Help Buckle in his Back! Plane car seat needed!



Can you help me? We just graduated from a Britax Roundabout to a Britax Regent and need a car seat for airline travel. I have Cosco carseat that I've brought on the airplane with me 3 times in the last 6 weeks and my son cries that the air plane's buckle hurts. I decided to research and buy him a new seat because we travel alot and thought the Radian 80 would be our answer. Ian is almost 3 and is 42 inches and 42 lbs. When I saw the Radian 80 today, I saw that the airplane buckle would still be in the middle of his back, just like the Cosco. Can someone recommend a car seat that will fit a husky kid for a few years where the seat belt routing doesn't go in between the frame and the car seat cover but rather between the frame of the carseat and the seat itself? I can only think of the Britax Marathon because it will have the same routing as the Roundabout but I am concerned about spending all that money and having him out grown it too soon. HELP! Thanks. Janel in Tampa


Senior Community Member
I cannot for the life of me figure out why you'd think the plane's buckle would be behind his back?:confused:

Yeah - can you explain that a bit? If there's a problem, then ask for an extender. The flight attendants should be able to get you one. Perhaps that will move the buckle from whereever it is that's causing the problem...? But I still can't picture it.


New member
I know exactly what she is talking about, I bought a five point seat that turned into a booster, don't remember what seat it was for my then 2 yr. old to use on the plane, it had the flap that you pull up to access the belt path and we had the same problem, i ended up strapping it to an unoccupied seat and strapping her into the seatbelt because the seatbelt was digging into her back, i didn't know about the extender then, but that probably would have worked.


New member
Hey Janel =)

This is Ellyn...I'm the CPST at the store you were at today. Just had to post, as I saw the thread and though "That's funny, I just talked to someone about this issue today..." and it was you!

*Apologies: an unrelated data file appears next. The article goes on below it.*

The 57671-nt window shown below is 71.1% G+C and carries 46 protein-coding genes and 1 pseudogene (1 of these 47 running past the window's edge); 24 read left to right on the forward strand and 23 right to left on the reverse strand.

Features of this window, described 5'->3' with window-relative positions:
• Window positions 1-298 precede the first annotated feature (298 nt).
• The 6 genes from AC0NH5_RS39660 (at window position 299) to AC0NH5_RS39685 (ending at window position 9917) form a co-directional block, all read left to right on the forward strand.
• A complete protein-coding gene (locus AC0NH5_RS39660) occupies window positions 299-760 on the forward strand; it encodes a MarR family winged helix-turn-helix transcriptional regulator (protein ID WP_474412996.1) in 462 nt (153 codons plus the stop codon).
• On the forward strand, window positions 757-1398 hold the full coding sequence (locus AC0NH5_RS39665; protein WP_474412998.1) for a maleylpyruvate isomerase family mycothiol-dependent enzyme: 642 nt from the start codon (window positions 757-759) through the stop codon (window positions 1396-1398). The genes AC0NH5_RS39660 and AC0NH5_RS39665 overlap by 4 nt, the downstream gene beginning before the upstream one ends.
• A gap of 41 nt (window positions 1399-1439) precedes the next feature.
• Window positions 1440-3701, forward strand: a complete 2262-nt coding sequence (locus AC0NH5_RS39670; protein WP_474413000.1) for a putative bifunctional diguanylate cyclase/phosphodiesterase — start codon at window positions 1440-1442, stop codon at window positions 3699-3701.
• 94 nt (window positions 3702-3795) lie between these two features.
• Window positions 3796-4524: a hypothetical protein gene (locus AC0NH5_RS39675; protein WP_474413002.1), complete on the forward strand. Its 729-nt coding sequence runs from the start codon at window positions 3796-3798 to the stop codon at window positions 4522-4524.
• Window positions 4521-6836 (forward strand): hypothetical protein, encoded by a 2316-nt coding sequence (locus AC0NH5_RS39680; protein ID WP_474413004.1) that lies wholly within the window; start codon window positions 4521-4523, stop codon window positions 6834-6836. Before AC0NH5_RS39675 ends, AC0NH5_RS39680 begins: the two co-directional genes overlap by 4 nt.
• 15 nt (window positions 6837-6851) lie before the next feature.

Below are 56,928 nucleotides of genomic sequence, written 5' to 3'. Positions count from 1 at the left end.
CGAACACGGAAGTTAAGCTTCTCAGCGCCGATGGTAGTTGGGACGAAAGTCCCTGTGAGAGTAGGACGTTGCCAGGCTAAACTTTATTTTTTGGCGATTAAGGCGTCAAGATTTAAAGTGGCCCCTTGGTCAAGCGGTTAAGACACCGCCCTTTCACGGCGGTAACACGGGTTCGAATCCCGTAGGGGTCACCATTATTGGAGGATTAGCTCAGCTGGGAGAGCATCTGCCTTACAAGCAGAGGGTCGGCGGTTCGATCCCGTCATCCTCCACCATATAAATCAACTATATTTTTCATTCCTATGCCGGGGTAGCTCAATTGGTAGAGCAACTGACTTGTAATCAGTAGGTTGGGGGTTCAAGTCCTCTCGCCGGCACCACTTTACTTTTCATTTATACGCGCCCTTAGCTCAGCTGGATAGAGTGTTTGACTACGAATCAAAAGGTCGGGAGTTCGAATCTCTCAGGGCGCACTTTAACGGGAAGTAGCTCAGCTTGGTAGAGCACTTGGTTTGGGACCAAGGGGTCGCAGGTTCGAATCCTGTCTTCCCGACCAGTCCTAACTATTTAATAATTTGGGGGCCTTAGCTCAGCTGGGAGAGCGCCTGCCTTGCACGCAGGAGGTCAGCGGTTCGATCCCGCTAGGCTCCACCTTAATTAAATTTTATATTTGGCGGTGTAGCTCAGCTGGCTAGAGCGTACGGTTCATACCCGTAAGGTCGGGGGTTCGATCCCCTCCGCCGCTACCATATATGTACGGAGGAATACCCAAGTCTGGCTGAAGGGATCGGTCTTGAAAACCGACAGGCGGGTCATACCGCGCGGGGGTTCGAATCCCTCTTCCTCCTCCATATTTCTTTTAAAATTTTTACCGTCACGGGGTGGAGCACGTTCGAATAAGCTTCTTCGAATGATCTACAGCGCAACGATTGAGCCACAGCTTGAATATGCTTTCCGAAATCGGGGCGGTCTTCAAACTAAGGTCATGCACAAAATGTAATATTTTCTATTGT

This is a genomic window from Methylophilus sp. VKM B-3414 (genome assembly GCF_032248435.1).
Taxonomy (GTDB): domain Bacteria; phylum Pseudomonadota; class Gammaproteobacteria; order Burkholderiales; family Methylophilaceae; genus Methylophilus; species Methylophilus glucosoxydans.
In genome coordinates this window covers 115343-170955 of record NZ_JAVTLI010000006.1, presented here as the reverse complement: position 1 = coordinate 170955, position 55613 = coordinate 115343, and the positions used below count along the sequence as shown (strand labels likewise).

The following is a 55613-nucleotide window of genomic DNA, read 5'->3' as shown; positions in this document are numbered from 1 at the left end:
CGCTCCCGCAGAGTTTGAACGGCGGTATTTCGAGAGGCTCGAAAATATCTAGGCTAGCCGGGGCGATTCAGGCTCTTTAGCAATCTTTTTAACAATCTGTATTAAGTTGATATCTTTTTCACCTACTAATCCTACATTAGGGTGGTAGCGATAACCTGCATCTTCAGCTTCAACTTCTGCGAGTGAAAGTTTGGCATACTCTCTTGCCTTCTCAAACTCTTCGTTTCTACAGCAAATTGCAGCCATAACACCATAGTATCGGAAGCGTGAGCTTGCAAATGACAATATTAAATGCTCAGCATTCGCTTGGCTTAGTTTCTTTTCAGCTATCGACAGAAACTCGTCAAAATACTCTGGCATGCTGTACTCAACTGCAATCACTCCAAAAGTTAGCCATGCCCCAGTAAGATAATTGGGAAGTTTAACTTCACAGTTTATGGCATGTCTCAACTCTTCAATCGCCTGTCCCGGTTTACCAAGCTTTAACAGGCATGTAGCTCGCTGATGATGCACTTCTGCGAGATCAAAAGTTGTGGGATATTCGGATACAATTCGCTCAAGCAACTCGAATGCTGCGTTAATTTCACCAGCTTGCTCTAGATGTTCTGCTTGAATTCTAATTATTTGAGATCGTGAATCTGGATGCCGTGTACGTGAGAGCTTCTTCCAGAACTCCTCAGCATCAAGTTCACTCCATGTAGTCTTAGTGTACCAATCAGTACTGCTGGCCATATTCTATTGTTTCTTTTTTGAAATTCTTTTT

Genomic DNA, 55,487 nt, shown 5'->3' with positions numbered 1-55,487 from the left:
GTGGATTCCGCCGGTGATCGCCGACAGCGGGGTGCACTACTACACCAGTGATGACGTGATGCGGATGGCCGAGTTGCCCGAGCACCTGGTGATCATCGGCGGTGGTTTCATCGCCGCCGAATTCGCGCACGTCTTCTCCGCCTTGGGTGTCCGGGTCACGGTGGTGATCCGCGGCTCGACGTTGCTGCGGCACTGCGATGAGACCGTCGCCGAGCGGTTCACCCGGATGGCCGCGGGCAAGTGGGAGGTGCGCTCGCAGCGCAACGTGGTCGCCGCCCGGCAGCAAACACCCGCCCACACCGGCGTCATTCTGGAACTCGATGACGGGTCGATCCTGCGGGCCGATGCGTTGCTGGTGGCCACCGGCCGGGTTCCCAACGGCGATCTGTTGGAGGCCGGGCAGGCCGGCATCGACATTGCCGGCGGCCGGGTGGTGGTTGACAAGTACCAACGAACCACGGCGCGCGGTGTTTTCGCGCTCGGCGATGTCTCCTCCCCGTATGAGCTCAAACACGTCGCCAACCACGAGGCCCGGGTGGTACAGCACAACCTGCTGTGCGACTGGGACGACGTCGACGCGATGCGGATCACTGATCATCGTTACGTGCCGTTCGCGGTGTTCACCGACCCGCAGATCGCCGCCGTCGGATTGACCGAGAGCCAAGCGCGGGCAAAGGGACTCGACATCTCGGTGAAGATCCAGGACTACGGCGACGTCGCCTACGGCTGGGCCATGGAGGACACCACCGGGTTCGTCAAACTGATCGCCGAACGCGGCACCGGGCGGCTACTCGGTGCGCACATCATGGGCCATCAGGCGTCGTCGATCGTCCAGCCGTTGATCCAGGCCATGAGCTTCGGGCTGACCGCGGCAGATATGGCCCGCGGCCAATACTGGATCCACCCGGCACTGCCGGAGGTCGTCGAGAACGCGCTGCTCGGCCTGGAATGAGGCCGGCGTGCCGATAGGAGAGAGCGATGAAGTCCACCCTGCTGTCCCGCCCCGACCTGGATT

Seriously, check out the Nautilus. If you can't find one in a store, let me know and I'll bring my Nautilus into my store and you can check it out. =)


An Aurora

Senior Community Member
I have posted about this in the past. The buckle is right in the middle of the kid's lower back. My DD complained the last time she flew with it. DH flew with her by himself, and his solution was to loosen the straps and stuff a blanket behind her back....yeah it's apparent who the safety freak is in the family... :rolleyes:


Admin - CPS Technician
My radian's cover has plastic under it at the beltpath to sort of cover the buckle up...i figured that's what it's for anyway, does it not work in all planes, maybe?


Senior Community Member
his solution was to loosen the straps and stuff a blanket behind her back
While this would be an absolute no-no in a road vehicle, I have done the same in an airplane after my kiddo became so uncomfortable that the only other option at the time to prevent her from screaming (& upsetting the entire passenger list) was to take her out of the seat.... Because the carseat's main purpose on the plane is to prevent injury during turbulence, which is quite different than crash force in a car :eek: It's similar to the fact that you can leave a Gogokidz attached to install on the airplane, but it *must* be removed for installation in a car.


Ambassador - CPS Technician
We've flown quite a bit with the Radian and I can definitely see how this could be a problem. The plane's buckle is not off to one side, like it is in a car. On the plane on an adult, it's right in the centre of your belly (well, hips ;)). For a child restraint, the buckle ends up in the middle of the belt path - even with an extender. (The extender doesn't help because it doesn't shorten the male end, you end up with the extender buckle still in the centre of the belt path, and the other buckle outside of the path.)